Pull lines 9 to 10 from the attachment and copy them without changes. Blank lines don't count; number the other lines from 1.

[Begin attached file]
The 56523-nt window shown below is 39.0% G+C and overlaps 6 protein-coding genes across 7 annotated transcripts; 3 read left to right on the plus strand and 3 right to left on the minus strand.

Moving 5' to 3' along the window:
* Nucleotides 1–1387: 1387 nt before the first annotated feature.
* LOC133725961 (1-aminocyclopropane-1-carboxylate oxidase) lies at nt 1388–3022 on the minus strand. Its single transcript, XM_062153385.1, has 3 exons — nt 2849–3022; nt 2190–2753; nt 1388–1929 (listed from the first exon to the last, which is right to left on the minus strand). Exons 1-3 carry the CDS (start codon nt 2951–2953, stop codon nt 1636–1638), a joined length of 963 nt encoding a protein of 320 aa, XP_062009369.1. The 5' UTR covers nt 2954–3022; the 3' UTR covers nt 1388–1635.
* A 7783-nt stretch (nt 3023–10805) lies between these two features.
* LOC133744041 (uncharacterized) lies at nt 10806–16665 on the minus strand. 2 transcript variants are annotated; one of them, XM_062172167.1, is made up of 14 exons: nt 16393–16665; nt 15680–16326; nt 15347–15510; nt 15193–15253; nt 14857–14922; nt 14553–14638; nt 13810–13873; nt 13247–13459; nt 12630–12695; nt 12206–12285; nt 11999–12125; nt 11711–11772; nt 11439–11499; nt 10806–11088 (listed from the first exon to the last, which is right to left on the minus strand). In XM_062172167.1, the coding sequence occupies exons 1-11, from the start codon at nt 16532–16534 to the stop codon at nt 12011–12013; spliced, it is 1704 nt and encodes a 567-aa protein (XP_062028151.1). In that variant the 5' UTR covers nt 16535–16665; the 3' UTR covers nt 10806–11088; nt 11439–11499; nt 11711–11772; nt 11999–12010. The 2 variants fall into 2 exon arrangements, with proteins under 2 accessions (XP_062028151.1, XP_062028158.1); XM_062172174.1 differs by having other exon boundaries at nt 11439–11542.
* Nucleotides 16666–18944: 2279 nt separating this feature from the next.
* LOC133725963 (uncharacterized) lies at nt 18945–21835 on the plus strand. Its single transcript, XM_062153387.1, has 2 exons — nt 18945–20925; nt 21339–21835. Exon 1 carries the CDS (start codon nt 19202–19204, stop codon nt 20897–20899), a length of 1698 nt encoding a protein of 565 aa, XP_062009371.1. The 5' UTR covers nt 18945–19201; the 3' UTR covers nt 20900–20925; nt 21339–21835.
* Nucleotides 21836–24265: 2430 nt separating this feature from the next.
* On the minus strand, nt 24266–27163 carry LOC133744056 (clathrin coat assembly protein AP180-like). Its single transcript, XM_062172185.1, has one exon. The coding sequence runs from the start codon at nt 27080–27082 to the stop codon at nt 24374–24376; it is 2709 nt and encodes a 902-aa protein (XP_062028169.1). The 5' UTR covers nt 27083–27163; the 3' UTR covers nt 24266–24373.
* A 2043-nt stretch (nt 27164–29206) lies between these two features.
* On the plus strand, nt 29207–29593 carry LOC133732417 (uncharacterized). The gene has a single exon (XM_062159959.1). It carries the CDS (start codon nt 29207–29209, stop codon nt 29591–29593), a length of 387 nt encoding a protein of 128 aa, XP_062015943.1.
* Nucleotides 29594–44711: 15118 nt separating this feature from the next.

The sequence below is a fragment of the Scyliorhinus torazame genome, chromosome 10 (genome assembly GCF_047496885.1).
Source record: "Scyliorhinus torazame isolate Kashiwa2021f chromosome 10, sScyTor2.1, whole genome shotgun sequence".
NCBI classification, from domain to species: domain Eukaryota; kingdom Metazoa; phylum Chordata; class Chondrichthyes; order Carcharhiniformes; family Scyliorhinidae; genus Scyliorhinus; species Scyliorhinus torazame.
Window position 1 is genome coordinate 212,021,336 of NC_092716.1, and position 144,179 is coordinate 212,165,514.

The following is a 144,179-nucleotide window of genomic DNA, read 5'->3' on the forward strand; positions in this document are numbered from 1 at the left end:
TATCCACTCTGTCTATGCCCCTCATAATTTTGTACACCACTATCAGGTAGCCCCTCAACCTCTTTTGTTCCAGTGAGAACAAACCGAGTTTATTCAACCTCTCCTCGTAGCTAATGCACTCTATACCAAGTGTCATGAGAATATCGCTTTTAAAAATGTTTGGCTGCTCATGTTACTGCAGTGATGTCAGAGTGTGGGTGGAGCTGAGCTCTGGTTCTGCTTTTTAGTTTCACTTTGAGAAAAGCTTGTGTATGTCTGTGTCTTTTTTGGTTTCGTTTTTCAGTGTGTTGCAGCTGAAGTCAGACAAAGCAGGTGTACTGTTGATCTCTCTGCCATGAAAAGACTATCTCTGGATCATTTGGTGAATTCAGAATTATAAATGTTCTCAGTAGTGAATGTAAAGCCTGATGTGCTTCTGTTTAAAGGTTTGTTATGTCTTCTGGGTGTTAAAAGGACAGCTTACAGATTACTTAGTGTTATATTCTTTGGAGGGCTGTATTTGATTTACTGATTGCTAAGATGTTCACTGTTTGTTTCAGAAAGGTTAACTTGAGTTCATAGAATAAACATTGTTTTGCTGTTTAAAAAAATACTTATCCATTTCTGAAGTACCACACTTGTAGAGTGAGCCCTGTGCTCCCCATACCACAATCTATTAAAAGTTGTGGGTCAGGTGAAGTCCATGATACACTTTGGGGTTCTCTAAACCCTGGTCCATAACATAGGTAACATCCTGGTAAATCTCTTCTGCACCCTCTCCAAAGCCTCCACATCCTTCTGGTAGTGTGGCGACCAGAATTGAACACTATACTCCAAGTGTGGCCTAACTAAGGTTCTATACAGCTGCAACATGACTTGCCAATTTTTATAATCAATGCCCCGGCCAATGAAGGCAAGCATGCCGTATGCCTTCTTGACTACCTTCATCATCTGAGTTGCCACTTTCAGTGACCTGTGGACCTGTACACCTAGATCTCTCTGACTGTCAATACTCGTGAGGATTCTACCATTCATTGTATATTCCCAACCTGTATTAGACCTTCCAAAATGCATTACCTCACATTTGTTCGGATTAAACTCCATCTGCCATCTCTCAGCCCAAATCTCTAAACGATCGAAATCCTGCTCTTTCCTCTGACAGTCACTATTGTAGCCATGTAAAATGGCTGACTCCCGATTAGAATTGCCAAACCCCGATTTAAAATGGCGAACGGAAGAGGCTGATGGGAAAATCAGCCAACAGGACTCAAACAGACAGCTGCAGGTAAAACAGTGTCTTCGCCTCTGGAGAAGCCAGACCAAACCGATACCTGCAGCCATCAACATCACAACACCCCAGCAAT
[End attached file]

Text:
* Nucleotides 21836–24265: 2430 nt separating this feature from the next.
* On the minus strand, nt 24266–27163 carry LOC133744056 (clathrin coat assembly protein AP180-like). Its single transcript, XM_062172185.1, has one exon. The coding sequence runs from the start codon at nt 27080–27082 to the stop codon at nt 24374–24376; it is 2709 nt and encodes a 902-aa protein (XP_062028169.1). The 5' UTR covers nt 27083–27163; the 3' UTR covers nt 24266–24373.